Each week there are more companies announcing job loses as the coronavirus pandemic continues. With almost all industries affected, it is startups who hold the key to recovering the Australian economy.
Research has proven that the majority of new jobs are created by companies less than five years old. Without startups the road to recovery is possible, but it will likely take much longer.
David Burt, Director of Entrepreneurship at UNSW Sydney believes the nation’s innovators can flourish when supplied with the right tools and support. “Australia’s universities can play a powerful role in helping this next generation of Australian entrepreneurs tap into the capability and networks latent in university communities.”
With some Australian universities cutting back or permanently closing their entrepreneurship programs in the wake of the pandemic, UNSW has more than doubled the volume of support available to UNSW startups.
“UNSW Founders made the early call to transition our delivery online and we’ve found new ways to meaningfully include program participants from our overseas-based students and alumni” said Burt.
Entrepreneurs are the lifeblood of the Australian economy right now and university programs are a key support mechanism for them.
Take for example HEO (High Earth Orbit) Robotics, led by UNSW Faculty of Engineering alumni, William Crowe. At the end of 2017, Crowe joined one of UNSW’s flagship entrepreneurship programs, 10x Accelerator, where he fast-tracked his startup and identified a global opportunity to help customers with satellite identification, commissioning and troubleshooting in-orbit.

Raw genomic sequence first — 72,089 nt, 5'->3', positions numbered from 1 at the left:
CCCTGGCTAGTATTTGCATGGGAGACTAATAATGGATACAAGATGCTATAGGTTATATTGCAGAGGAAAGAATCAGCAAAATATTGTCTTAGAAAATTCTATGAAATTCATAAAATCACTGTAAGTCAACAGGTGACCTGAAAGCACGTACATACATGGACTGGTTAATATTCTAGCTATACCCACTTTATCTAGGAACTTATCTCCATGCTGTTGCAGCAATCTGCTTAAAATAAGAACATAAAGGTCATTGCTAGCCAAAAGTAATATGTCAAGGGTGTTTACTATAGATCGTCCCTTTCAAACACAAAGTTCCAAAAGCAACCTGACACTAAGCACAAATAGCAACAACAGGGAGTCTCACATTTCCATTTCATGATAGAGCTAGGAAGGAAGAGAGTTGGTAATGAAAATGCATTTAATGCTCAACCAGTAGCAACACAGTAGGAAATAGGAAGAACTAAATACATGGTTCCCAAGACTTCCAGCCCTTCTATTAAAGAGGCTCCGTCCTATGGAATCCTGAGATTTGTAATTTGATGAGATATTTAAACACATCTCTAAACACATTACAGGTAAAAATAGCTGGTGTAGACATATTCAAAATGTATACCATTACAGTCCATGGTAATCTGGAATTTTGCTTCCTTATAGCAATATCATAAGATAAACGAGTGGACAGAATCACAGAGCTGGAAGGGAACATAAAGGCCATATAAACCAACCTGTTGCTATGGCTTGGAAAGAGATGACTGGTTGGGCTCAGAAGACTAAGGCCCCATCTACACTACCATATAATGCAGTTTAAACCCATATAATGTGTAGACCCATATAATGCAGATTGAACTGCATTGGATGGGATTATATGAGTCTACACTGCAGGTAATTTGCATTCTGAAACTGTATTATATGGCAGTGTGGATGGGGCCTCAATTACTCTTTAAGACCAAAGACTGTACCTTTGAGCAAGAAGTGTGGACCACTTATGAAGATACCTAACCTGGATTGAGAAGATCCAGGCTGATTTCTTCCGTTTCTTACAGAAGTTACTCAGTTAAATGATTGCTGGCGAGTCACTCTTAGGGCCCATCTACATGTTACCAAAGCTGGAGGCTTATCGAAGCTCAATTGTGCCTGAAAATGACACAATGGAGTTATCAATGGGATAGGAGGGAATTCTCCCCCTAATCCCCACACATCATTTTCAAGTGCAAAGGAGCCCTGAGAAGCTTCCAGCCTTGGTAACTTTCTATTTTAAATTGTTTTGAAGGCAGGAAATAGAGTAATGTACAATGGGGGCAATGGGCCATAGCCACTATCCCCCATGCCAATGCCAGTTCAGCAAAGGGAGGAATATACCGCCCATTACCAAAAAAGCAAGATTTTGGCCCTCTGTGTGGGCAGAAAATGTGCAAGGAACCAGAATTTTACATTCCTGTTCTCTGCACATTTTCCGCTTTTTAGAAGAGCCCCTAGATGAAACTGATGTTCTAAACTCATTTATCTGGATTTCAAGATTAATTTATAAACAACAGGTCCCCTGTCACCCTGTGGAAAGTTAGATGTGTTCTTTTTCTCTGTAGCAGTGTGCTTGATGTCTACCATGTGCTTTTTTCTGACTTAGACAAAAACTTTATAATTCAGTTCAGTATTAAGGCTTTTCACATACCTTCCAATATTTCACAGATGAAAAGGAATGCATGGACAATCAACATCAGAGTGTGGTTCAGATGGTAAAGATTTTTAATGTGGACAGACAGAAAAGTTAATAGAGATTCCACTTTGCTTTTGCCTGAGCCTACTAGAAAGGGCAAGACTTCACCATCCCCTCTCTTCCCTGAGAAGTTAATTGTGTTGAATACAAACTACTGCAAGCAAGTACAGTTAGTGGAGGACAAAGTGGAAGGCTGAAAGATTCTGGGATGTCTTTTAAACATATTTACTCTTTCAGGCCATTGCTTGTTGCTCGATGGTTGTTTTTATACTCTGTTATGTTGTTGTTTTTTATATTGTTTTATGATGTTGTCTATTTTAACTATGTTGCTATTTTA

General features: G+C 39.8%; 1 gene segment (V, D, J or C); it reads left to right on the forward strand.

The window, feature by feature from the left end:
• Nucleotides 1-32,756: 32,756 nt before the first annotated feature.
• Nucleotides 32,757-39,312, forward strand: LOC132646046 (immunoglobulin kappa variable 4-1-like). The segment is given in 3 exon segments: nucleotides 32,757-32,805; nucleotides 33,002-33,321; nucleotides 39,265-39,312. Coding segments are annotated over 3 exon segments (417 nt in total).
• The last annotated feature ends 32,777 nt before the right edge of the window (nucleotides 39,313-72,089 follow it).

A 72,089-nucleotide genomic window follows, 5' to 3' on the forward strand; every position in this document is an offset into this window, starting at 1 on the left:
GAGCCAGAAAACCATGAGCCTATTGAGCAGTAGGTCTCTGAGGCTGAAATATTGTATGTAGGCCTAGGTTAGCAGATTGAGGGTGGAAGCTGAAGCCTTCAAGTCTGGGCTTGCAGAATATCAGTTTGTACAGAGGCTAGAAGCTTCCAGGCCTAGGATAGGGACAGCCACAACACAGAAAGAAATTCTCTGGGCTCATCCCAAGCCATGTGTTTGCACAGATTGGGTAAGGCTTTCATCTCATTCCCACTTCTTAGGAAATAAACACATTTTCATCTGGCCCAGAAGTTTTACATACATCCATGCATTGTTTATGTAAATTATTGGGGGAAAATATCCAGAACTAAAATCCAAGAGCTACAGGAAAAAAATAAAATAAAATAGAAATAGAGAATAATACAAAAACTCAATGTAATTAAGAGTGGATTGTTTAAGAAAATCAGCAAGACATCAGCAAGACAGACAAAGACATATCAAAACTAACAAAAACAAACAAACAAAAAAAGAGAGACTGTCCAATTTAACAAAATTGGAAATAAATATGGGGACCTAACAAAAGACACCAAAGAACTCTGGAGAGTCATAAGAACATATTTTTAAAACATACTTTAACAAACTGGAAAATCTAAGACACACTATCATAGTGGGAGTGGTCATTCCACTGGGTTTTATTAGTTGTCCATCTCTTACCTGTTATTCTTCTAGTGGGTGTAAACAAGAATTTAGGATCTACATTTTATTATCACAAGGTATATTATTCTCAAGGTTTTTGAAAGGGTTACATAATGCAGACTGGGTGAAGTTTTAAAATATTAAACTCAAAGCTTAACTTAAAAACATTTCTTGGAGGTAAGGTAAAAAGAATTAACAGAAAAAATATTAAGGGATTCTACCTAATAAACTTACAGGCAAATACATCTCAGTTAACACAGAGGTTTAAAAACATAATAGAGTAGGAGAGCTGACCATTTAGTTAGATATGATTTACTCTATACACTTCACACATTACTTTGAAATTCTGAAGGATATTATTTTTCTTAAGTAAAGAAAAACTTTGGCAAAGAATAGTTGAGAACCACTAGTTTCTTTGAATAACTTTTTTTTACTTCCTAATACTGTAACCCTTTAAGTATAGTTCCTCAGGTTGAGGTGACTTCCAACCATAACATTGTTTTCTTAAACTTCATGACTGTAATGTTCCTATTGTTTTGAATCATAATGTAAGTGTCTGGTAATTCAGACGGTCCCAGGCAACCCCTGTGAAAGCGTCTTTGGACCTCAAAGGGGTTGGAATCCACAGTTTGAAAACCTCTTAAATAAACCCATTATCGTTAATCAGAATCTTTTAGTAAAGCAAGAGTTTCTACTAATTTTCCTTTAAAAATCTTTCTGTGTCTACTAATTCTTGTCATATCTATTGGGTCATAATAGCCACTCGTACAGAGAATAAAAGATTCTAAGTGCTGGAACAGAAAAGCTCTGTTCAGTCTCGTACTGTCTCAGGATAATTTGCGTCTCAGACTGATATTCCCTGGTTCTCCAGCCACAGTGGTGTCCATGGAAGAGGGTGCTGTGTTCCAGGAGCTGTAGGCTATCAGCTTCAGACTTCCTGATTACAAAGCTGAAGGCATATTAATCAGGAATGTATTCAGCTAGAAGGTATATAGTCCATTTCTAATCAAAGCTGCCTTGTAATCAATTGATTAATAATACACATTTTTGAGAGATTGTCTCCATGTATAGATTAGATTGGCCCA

HEO Robotics uses software to take high quality images from space of satellites, space-debris and resource-rich asteroids by utilising data already available from satellites.
Even though it’s still early on in its trajectory, the Sydney-based startup is helping Australia to join the new space economy after recently releasing a proof-of-concept capture of the International Space Station. Proving the space race is no longer just between the super-powers but rather led by a raft of ambitious entrepreneurs.
Crowe said "this is our first successful test to image the International Space Station from an Earth Observation satellite. It’s an important step in verifying HEO's software and strategy to become the first company worldwide to launch a full-feature in-orbit inspection service next year to Low Earth Orbit."
Read more about HEO Robotics’ invitation-only customer pilot program. Alternatively, visit the UNSW Founders website to see the full range of programs available to UNSW staff, students and alumni.